A federal court has shot down a Michigan city’s ban of a local farmer from its farmer’s market because he espouses a Christian world view.
U.S. District Judge Paul L. Maloney ruled on Aug. 21 that the city of East Lansing cannot ban Country Mill Farms from its farmer’s market because its owner, Stephen Tennes, won’t allow gay couples to rent his property for gay weddings.
“The City has not established that the decision to deny CMF a vendor license is narrowly tailored to meet a compelling government interest,” wrote Maloney, according to CBN.
He continued, “a policy that forces a person to choose between observing [their] religious beliefs and receiving a generally available government benefit for which [they are] otherwise qualified burdens [their] free exercise rights. The reason is simple: denying a person an equal share of the rights, benefits, and privileges enjoyed by other citizens because of [their] faith discourages religious activity.”
The Tennes family had set up a booth at the farmer’s market in 2017, but city officials were alerted to the gay wedding issue by left-wing activists and decided to ban the fam from participating in the public farmer’s market claiming that he was violating people’s freedom.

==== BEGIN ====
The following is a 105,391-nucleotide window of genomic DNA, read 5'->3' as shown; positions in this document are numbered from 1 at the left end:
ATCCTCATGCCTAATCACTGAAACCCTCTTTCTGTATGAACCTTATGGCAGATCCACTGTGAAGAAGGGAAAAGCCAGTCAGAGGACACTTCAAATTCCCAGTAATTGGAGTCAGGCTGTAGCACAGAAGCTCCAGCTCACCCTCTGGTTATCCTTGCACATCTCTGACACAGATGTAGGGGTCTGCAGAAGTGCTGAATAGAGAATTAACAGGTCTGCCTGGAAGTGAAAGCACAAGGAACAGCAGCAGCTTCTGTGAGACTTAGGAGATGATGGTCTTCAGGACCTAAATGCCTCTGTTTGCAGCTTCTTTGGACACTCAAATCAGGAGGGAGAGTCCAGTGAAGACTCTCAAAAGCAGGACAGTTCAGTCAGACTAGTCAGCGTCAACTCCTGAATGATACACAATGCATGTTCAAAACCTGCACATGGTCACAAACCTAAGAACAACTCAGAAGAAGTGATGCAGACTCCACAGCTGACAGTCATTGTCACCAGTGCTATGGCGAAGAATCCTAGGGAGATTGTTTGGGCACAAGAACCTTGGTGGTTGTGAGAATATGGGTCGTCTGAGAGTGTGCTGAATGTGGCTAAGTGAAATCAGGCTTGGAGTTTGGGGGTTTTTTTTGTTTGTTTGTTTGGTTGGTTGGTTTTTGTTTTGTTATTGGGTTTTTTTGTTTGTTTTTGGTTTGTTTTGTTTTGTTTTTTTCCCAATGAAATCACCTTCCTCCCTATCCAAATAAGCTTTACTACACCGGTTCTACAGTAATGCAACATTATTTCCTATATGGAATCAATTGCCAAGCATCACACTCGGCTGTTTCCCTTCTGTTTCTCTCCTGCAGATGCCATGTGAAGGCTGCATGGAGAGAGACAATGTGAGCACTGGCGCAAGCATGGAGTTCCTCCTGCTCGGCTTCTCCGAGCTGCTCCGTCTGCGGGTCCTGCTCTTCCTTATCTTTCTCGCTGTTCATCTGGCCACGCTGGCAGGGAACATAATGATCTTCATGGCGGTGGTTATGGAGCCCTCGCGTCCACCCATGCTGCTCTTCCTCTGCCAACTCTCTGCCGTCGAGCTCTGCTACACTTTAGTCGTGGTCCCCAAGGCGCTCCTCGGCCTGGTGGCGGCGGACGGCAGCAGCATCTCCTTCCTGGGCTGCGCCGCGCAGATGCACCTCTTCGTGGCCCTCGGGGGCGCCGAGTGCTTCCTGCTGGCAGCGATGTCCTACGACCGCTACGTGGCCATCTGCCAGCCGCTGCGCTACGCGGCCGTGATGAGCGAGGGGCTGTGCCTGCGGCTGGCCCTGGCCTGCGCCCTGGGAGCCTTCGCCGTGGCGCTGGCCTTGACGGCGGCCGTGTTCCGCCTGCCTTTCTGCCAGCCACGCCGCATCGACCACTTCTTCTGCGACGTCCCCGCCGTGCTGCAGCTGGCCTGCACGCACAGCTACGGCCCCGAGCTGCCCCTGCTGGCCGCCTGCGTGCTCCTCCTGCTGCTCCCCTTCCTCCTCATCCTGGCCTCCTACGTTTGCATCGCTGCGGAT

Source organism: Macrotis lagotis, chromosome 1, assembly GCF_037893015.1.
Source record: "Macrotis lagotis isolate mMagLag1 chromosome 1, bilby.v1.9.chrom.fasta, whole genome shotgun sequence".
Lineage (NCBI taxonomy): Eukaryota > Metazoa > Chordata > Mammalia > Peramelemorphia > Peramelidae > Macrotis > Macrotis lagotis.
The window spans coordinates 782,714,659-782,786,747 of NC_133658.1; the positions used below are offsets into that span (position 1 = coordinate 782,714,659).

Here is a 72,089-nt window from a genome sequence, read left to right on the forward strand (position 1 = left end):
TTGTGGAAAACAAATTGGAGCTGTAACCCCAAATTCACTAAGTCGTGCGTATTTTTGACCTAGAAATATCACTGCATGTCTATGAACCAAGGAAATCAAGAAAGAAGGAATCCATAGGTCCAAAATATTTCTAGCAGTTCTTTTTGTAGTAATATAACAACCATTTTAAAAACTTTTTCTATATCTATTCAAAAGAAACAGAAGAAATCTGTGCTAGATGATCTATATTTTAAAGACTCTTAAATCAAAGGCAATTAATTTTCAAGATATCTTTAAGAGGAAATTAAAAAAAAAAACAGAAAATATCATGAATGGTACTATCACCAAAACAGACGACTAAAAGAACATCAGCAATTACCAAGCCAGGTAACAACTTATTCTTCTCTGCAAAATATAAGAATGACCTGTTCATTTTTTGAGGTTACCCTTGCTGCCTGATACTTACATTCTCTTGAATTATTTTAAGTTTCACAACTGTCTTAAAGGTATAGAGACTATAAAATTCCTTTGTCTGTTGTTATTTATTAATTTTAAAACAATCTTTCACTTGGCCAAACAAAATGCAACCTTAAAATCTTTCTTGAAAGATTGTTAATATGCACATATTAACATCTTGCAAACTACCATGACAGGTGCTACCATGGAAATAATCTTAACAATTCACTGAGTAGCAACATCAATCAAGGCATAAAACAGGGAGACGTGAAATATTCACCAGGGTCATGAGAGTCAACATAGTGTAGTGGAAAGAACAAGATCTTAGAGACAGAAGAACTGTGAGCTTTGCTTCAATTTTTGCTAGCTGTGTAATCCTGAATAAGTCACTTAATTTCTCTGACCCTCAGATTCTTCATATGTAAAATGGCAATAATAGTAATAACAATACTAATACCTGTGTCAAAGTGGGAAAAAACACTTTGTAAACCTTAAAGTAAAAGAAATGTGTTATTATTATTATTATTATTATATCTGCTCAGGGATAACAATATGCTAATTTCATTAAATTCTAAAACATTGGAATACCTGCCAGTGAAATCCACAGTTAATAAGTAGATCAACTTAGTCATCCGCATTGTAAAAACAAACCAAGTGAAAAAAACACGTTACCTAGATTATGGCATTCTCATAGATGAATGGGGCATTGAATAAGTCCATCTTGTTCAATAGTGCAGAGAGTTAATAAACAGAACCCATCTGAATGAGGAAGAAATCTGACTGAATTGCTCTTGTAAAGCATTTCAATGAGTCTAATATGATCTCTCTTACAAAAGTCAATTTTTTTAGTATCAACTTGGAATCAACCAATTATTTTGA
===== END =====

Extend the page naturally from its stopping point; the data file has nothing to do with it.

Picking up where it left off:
Naturally, the family maintained that it was their freedom that was being violated, not any gay couple’s.
In banning Tennes from the market, the City of East Lansing tried the novel, but wholly disingenuous, reasoning that they were opposing his “corporate decisions” not his religious beliefs.
East Lansing added that they required participants at the market to fully comply with the city’s “Human Relations Ordinance and its public policy against discrimination while at the market and as a general business practice.”
That policy is likely unconstitutional, too.
Regardless, the Tennes family hired the Alliance Defending Freedom to represent them in a lawsuit against the anti-Christian city.
“Tennes and Country Mill Farms are grateful for the court’s decision protecting religious liberty,” said ADF Senior Counsel Kate Anderson. “At the same time, they are eager to mend fences with current city officials and get back to doing what Country Mill does best—as expressed in its mission statement: ‘glorifying God by facilitating family fun on the farm and feeding families.'”